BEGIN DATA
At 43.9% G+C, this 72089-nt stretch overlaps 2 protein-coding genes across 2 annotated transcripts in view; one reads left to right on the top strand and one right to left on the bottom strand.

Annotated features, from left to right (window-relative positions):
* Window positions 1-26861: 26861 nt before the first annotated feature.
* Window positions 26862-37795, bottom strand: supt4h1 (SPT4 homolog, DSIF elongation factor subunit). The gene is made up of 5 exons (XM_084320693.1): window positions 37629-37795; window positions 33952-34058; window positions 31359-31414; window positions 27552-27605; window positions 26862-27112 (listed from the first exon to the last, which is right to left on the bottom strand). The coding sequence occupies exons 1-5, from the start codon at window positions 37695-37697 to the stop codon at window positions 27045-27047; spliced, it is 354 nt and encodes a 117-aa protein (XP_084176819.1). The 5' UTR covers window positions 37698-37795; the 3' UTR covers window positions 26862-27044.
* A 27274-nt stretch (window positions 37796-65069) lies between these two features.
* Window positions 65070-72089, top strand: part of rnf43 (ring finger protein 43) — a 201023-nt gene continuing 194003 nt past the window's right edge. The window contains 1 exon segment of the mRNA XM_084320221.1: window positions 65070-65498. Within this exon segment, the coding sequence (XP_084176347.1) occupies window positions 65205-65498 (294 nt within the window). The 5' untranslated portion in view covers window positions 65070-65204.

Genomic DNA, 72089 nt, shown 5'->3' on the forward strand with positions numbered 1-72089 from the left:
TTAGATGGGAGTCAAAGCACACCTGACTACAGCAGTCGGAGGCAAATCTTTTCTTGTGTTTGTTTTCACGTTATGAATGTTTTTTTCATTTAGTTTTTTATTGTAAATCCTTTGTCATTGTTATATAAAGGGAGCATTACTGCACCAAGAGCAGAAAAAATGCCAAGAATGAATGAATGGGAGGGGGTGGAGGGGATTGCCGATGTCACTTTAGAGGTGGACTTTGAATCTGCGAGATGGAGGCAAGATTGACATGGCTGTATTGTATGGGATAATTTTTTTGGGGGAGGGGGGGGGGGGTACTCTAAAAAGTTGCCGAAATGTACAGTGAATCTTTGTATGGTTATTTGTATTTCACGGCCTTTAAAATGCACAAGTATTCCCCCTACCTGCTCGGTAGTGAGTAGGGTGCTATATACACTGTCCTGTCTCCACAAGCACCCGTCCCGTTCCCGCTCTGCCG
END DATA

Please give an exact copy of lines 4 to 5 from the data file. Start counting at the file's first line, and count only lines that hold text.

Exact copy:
* Window positions 26862-37795, bottom strand: supt4h1 (SPT4 homolog, DSIF elongation factor subunit). The gene is made up of 5 exons (XM_084320693.1): window positions 37629-37795; window positions 33952-34058; window positions 31359-31414; window positions 27552-27605; window positions 26862-27112 (listed from the first exon to the last, which is right to left on the bottom strand). The coding sequence occupies exons 1-5, from the start codon at window positions 37695-37697 to the stop codon at window positions 27045-27047; spliced, it is 354 nt and encodes a 117-aa protein (XP_084176819.1). The 5' UTR covers window positions 37698-37795; the 3' UTR covers window positions 26862-27044.
* A 27274-nt stretch (window positions 37796-65069) lies between these two features.